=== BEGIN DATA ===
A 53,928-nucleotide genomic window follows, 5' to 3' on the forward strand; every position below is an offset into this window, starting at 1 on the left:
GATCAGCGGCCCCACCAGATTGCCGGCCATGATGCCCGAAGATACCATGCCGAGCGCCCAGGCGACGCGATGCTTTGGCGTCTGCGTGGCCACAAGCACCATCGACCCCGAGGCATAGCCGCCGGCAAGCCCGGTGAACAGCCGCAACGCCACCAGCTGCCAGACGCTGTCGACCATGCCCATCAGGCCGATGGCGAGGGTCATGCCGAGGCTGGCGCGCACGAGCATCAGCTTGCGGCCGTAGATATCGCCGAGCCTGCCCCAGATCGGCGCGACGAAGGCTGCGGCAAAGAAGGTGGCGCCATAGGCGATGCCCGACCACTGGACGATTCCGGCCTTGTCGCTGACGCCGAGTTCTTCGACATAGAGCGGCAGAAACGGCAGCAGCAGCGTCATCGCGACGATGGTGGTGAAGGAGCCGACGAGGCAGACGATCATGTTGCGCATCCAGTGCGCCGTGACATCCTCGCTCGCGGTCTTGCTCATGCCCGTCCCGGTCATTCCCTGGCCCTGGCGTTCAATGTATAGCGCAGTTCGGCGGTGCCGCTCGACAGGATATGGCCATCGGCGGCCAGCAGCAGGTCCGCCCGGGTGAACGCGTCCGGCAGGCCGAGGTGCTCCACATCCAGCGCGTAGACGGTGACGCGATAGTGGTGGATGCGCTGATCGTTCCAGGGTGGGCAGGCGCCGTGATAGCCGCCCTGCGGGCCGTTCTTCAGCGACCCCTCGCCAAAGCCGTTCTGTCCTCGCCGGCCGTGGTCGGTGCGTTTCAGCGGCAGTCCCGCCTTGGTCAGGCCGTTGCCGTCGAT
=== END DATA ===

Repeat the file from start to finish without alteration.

A 53,928-nucleotide genomic window follows, 5' to 3' on the forward strand; every position below is an offset into this window, starting at 1 on the left:
GATCAGCGGCCCCACCAGATTGCCGGCCATGATGCCCGAAGATACCATGCCGAGCGCCCAGGCGACGCGATGCTTTGGCGTCTGCGTGGCCACAAGCACCATCGACCCCGAGGCATAGCCGCCGGCAAGCCCGGTGAACAGCCGCAACGCCACCAGCTGCCAGACGCTGTCGACCATGCCCATCAGGCCGATGGCGAGGGTCATGCCGAGGCTGGCGCGCACGAGCATCAGCTTGCGGCCGTAGATATCGCCGAGCCTGCCCCAGATCGGCGCGACGAAGGCTGCGGCAAAGAAGGTGGCGCCATAGGCGATGCCCGACCACTGGACGATTCCGGCCTTGTCGCTGACGCCGAGTTCTTCGACATAGAGCGGCAGAAACGGCAGCAGCAGCGTCATCGCGACGATGGTGGTGAAGGAGCCGACGAGGCAGACGATCATGTTGCGCATCCAGTGCGCCGTGACATCCTCGCTCGCGGTCTTGCTCATGCCCGTCCCGGTCATTCCCTGGCCCTGGCGTTCAATGTATAGCGCAGTTCGGCGGTGCCGCTCGACAGGATATGGCCATCGGCGGCCAGCAGCAGGTCCGCCCGGGTGAACGCGTCCGGCAGGCCGAGGTGCTCCACATCCAGCGCGTAGACGGTGACGCGATAGTGGTGGATGCGCTGATCGTTCCAGGGTGGGCAGGCGCCGTGATAGCCGCCCTGCGGGCCGTTCTTCAGCGACCCCTCGCCAAAGCCGTTCTGTCCTCGCCGGCCGTGGTCGGTGCGTTTCAGCGGCAGTCCCGCCTTGGTCAGGCCGTTGCCGTCGAT